Consecutive interpreting

Authored by: Yashyuan Jin (Michael)

The Routledge Handbook of Chinese Translation

Print publication date:  October  2017
Online publication date:  October  2017

Print ISBN: 9781138938267
eBook ISBN: 9781315675725
Adobe ISBN:

10.4324/9781315675725.ch19

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Abstract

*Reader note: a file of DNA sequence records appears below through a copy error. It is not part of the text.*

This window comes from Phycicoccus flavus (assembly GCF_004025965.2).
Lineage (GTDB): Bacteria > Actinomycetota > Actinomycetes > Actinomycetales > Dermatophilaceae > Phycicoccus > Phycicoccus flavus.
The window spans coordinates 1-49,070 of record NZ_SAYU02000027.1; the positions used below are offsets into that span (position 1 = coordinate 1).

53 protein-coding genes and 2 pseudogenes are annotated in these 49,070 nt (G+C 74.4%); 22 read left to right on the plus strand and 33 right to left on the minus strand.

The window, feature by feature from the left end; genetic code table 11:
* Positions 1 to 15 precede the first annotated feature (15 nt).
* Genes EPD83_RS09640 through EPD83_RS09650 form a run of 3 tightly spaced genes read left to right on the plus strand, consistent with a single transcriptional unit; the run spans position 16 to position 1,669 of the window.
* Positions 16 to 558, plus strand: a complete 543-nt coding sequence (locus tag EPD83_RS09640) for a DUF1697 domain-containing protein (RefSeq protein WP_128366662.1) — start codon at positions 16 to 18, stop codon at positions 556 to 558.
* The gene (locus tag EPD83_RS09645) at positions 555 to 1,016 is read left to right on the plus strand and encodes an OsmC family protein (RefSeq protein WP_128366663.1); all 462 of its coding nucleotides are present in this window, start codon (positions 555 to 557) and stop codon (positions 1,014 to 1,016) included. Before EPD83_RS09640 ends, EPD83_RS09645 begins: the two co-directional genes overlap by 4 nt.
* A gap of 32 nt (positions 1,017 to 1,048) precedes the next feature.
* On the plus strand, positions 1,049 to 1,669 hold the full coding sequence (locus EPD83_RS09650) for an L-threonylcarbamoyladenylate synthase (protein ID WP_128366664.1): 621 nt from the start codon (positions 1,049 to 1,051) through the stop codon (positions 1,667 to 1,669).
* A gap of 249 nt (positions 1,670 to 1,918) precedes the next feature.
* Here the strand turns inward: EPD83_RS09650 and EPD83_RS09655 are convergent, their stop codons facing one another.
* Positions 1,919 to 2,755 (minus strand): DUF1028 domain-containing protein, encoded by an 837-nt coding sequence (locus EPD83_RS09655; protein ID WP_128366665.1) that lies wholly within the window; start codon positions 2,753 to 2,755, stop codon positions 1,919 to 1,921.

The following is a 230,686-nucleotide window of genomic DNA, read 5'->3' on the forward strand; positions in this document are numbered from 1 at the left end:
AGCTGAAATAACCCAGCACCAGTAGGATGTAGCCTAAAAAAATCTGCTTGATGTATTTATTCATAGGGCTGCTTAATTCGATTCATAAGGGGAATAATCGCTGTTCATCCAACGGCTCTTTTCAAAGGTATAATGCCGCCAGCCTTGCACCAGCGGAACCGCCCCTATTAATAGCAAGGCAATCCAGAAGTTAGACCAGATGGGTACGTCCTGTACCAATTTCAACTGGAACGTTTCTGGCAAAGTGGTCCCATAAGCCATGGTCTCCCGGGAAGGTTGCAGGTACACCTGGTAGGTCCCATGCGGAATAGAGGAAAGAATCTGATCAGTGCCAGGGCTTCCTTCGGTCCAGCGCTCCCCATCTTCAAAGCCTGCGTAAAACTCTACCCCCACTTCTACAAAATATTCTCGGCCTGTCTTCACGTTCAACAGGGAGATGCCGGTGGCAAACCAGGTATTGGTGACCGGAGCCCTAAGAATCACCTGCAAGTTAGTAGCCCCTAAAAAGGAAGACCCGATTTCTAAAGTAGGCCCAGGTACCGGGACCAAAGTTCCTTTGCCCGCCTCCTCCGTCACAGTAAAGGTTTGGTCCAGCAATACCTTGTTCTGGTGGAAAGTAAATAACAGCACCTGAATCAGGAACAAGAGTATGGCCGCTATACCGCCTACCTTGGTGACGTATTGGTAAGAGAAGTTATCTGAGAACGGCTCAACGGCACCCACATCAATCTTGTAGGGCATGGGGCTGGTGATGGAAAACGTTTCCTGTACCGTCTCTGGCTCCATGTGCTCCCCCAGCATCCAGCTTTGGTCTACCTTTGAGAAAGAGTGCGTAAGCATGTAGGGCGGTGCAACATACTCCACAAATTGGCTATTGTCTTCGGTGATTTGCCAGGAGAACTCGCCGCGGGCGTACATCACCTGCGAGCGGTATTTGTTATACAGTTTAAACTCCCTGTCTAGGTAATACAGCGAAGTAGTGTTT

Consecutive interpreting (CI) is a versatile form of verbal translation between languages. With or without taking notes, an interpreter begins to deliver messages in a target language when a speaker pauses his/her speech or conversation. It was the default interpreting service in the United Nations before technology became available to enable simultaneous interpreting (SI) in 1927 (Flerov 2013). Although CI has become less central in conferences and meetings of larger scale, it is still in demand elsewhere, mainly due to its lower technological requirements than SI. It is practised by professional as well as non-professional interpreters with limited training and proficiency, such as interpreters in conflict zones (Baker 2010). Different user groups in different settings naturally have different needs and expectations from their interpreters from different training backgrounds. Andrè Kaminker was said to receive rounds of applause after virtuoso CI for an hour without taking any notes (Jalón 2004: 46). However, most interpreters’ memory can be seriously stretched when note-taking is prohibited or discouraged for reasons of confidentiality. Among other things, the requirement for an interpreter to mediate but not dominate or guide communication, to take notes while a speaker delivers a speech at speed, to read the notes while planning a target-language (TL) version on the fly, and to be economical with words without losing the intended impact on end users all create challenges in practice, training (Sawyer 2004) and research.

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